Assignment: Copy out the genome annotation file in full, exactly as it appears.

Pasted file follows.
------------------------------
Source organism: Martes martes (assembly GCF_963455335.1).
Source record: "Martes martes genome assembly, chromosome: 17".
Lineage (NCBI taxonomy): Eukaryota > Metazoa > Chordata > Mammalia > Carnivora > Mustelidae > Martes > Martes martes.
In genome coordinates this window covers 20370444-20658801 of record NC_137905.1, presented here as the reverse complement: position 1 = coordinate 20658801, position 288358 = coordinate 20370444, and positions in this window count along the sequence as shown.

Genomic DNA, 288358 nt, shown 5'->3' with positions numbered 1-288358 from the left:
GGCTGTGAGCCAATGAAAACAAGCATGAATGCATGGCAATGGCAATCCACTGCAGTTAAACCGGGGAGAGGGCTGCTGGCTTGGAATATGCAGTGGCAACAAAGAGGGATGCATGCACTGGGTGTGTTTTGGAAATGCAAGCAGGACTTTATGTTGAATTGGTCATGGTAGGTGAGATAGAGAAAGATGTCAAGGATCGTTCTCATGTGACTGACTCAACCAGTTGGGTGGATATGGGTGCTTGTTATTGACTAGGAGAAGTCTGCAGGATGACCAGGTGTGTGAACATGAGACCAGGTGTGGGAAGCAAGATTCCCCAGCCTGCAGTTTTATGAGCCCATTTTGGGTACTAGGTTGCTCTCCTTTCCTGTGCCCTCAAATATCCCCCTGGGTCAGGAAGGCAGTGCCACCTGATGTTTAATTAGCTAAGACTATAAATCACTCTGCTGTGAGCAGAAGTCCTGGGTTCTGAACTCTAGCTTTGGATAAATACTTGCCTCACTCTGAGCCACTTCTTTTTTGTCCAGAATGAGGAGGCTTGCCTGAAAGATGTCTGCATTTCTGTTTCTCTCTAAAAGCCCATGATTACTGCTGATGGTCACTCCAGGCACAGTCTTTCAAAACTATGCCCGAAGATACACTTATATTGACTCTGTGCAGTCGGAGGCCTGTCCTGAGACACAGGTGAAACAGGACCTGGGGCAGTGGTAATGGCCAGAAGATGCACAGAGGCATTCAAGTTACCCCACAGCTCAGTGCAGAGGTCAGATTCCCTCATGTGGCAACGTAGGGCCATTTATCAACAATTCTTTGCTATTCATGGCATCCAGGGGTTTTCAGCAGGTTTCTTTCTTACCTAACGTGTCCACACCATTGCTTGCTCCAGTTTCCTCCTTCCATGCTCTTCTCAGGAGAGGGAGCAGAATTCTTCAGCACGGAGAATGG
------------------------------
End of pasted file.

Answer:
Source organism: Martes martes (assembly GCF_963455335.1).
Source record: "Martes martes genome assembly, chromosome: 17".
Lineage (NCBI taxonomy): Eukaryota > Metazoa > Chordata > Mammalia > Carnivora > Mustelidae > Martes > Martes martes.
In genome coordinates this window covers 20370444-20658801 of record NC_137905.1, presented here as the reverse complement: position 1 = coordinate 20658801, position 288358 = coordinate 20370444, and positions in this window count along the sequence as shown.

Genomic DNA, 288358 nt, shown 5'->3' with positions numbered 1-288358 from the left:
GGCTGTGAGCCAATGAAAACAAGCATGAATGCATGGCAATGGCAATCCACTGCAGTTAAACCGGGGAGAGGGCTGCTGGCTTGGAATATGCAGTGGCAACAAAGAGGGATGCATGCACTGGGTGTGTTTTGGAAATGCAAGCAGGACTTTATGTTGAATTGGTCATGGTAGGTGAGATAGAGAAAGATGTCAAGGATCGTTCTCATGTGACTGACTCAACCAGTTGGGTGGATATGGGTGCTTGTTATTGACTAGGAGAAGTCTGCAGGATGACCAGGTGTGTGAACATGAGACCAGGTGTGGGAAGCAAGATTCCCCAGCCTGCAGTTTTATGAGCCCATTTTGGGTACTAGGTTGCTCTCCTTTCCTGTGCCCTCAAATATCCCCCTGGGTCAGGAAGGCAGTGCCACCTGATGTTTAATTAGCTAAGACTATAAATCACTCTGCTGTGAGCAGAAGTCCTGGGTTCTGAACTCTAGCTTTGGATAAATACTTGCCTCACTCTGAGCCACTTCTTTTTTGTCCAGAATGAGGAGGCTTGCCTGAAAGATGTCTGCATTTCTGTTTCTCTCTAAAAGCCCATGATTACTGCTGATGGTCACTCCAGGCACAGTCTTTCAAAACTATGCCCGAAGATACACTTATATTGACTCTGTGCAGTCGGAGGCCTGTCCTGAGACACAGGTGAAACAGGACCTGGGGCAGTGGTAATGGCCAGAAGATGCACAGAGGCATTCAAGTTACCCCACAGCTCAGTGCAGAGGTCAGATTCCCTCATGTGGCAACGTAGGGCCATTTATCAACAATTCTTTGCTATTCATGGCATCCAGGGGTTTTCAGCAGGTTTCTTTCTTACCTAACGTGTCCACACCATTGCTTGCTCCAGTTTCCTCCTTCCATGCTCTTCTCAGGAGAGGGAGCAGAATTCTTCAGCACGGAGAATGG